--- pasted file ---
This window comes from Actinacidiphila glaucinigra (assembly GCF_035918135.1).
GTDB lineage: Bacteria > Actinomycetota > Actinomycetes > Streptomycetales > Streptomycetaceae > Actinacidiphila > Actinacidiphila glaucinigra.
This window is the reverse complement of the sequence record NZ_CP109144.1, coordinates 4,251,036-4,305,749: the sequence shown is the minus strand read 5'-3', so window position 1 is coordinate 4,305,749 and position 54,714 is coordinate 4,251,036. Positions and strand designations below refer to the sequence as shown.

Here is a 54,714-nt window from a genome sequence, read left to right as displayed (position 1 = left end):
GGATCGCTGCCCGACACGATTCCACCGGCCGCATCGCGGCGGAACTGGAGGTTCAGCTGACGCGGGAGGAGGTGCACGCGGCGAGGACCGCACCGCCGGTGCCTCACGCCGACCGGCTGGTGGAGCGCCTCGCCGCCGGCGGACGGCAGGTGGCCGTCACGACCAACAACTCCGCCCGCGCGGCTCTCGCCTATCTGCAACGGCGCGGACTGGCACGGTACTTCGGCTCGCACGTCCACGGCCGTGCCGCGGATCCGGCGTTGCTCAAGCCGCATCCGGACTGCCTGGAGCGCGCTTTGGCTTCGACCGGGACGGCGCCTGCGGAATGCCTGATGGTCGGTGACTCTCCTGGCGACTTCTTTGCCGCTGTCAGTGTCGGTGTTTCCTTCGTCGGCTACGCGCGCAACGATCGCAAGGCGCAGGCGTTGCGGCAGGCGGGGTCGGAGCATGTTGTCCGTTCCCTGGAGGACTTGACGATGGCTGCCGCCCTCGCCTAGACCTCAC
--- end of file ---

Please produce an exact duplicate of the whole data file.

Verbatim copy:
This window comes from Actinacidiphila glaucinigra (assembly GCF_035918135.1).
GTDB lineage: Bacteria > Actinomycetota > Actinomycetes > Streptomycetales > Streptomycetaceae > Actinacidiphila > Actinacidiphila glaucinigra.
This window is the reverse complement of the sequence record NZ_CP109144.1, coordinates 4,251,036-4,305,749: the sequence shown is the minus strand read 5'-3', so window position 1 is coordinate 4,305,749 and position 54,714 is coordinate 4,251,036. Positions and strand designations below refer to the sequence as shown.

Here is a 54,714-nt window from a genome sequence, read left to right as displayed (position 1 = left end):
GGATCGCTGCCCGACACGATTCCACCGGCCGCATCGCGGCGGAACTGGAGGTTCAGCTGACGCGGGAGGAGGTGCACGCGGCGAGGACCGCACCGCCGGTGCCTCACGCCGACCGGCTGGTGGAGCGCCTCGCCGCCGGCGGACGGCAGGTGGCCGTCACGACCAACAACTCCGCCCGCGCGGCTCTCGCCTATCTGCAACGGCGCGGACTGGCACGGTACTTCGGCTCGCACGTCCACGGCCGTGCCGCGGATCCGGCGTTGCTCAAGCCGCATCCGGACTGCCTGGAGCGCGCTTTGGCTTCGACCGGGACGGCGCCTGCGGAATGCCTGATGGTCGGTGACTCTCCTGGCGACTTCTTTGCCGCTGTCAGTGTCGGTGTTTCCTTCGTCGGCTACGCGCGCAACGATCGCAAGGCGCAGGCGTTGCGGCAGGCGGGGTCGGAGCATGTTGTCCGTTCCCTGGAGGACTTGACGATGGCTGCCGCCCTCGCCTAGACCTCAC